You have also objected to NITI Aayog’s suggestion to end the tax exemption given to agricultural income.
Agriculture is not a profit-making sector. Many do it as a service and some because of their attachment to it. The same amount invested elsewhere would have yielded a higher profit, so the governments have not taxed it. Even taxing those with a higher income would force them to invest in other, more profitable sectors.
The Aayog’s action agenda document directs this tax reform at non-agricultural companies that illegally avail of this exemption. NITI Aayog has also disowned this stand as the personal view of its member Bibek Debroy.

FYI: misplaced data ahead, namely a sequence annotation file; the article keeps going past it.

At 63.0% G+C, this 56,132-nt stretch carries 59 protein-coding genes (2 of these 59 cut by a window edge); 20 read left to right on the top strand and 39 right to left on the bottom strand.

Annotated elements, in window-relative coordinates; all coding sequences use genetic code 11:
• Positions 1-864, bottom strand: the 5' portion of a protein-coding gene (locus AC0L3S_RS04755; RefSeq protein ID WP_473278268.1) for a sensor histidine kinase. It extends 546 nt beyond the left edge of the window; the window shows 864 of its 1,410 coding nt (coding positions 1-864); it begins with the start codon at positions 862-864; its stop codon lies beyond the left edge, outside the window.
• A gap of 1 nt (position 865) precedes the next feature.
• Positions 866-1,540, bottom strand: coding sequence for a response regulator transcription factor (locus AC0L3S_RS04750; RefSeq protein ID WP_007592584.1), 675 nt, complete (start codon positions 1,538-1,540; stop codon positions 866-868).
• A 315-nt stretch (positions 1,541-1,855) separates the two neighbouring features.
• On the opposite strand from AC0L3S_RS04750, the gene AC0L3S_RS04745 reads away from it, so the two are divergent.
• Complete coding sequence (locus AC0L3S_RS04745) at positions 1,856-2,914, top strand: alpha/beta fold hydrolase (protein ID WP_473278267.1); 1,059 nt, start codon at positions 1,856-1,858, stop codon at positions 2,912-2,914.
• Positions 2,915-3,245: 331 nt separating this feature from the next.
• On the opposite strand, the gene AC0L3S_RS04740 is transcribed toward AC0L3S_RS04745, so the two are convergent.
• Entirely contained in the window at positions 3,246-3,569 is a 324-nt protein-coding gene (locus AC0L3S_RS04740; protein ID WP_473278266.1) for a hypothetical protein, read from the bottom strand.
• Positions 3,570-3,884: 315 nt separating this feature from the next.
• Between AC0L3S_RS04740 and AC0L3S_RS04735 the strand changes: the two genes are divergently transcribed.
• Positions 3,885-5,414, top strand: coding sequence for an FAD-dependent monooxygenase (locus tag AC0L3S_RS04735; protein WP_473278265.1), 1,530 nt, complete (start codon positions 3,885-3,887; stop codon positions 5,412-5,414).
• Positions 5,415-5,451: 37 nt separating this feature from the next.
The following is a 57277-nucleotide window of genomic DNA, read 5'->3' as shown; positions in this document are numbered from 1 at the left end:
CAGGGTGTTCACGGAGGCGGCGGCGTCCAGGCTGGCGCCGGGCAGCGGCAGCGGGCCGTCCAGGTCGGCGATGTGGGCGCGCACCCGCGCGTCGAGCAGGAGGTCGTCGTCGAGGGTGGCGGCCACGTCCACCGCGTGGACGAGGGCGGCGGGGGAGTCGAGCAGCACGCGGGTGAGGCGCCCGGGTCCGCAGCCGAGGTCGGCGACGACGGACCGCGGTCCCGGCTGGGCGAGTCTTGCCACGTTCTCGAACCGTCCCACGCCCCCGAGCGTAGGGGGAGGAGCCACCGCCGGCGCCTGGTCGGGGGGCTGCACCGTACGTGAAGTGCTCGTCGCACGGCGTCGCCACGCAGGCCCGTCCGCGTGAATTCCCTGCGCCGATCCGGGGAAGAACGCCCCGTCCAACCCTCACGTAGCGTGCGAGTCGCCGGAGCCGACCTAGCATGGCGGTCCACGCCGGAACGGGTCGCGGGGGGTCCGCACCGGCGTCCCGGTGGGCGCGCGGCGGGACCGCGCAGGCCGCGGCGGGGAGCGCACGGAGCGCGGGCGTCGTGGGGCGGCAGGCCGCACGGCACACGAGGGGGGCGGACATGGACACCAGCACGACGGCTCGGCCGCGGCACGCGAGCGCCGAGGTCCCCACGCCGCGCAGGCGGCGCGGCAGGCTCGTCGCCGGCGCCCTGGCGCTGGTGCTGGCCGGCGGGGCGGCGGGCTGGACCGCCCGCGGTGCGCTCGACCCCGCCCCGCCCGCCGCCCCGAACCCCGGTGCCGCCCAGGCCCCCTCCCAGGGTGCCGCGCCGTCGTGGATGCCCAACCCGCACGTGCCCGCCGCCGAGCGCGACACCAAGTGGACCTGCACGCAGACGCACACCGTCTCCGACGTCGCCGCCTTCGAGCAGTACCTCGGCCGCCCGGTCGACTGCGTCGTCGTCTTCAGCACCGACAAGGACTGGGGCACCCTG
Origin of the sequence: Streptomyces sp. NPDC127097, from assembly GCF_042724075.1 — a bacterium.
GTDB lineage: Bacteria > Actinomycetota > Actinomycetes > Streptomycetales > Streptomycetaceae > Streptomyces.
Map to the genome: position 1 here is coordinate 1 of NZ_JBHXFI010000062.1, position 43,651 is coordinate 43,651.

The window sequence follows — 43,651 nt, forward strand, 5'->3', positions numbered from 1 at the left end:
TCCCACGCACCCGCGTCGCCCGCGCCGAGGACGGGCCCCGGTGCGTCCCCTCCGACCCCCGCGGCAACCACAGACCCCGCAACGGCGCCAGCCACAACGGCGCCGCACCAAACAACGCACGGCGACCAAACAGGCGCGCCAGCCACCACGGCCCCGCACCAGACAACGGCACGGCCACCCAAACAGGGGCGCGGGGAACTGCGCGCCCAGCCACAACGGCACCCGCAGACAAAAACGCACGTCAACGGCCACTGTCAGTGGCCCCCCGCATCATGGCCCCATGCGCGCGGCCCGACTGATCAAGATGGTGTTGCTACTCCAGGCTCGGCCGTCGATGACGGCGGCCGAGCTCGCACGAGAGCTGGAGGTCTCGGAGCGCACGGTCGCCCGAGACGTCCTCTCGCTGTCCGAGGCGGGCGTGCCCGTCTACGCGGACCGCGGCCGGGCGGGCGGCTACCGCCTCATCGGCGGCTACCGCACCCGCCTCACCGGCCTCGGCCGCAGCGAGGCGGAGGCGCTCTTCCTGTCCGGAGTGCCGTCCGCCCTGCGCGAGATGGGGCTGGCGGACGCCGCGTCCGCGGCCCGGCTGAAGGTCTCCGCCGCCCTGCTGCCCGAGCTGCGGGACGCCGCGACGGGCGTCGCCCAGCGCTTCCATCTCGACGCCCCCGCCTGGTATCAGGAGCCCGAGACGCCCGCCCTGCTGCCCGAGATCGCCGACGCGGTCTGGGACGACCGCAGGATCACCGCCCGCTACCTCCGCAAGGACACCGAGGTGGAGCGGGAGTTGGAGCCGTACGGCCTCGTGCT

That requires corporate taxation. Is such a sweeping statement expected from someone in such a high position?
BMS was part of the joint agitation against the coal sector reforms in 2015. What did that achieve?
The coal sector doesn’t face a crisis and many companies are making profits. It is one of the biggest employers in the organised sector, so all reforms should support it. But the NITI Aayog has now recommended that international forces must fix the coal price.
Do you see the BMS playing an oppositional role vis-a-vis the government?
We are only standing on the workers’ side. We judge the government on the basis of its approach towards workers. Narendra Modi is an inspiring personality, but his efforts are being neutralised by these people and by the defects in policy.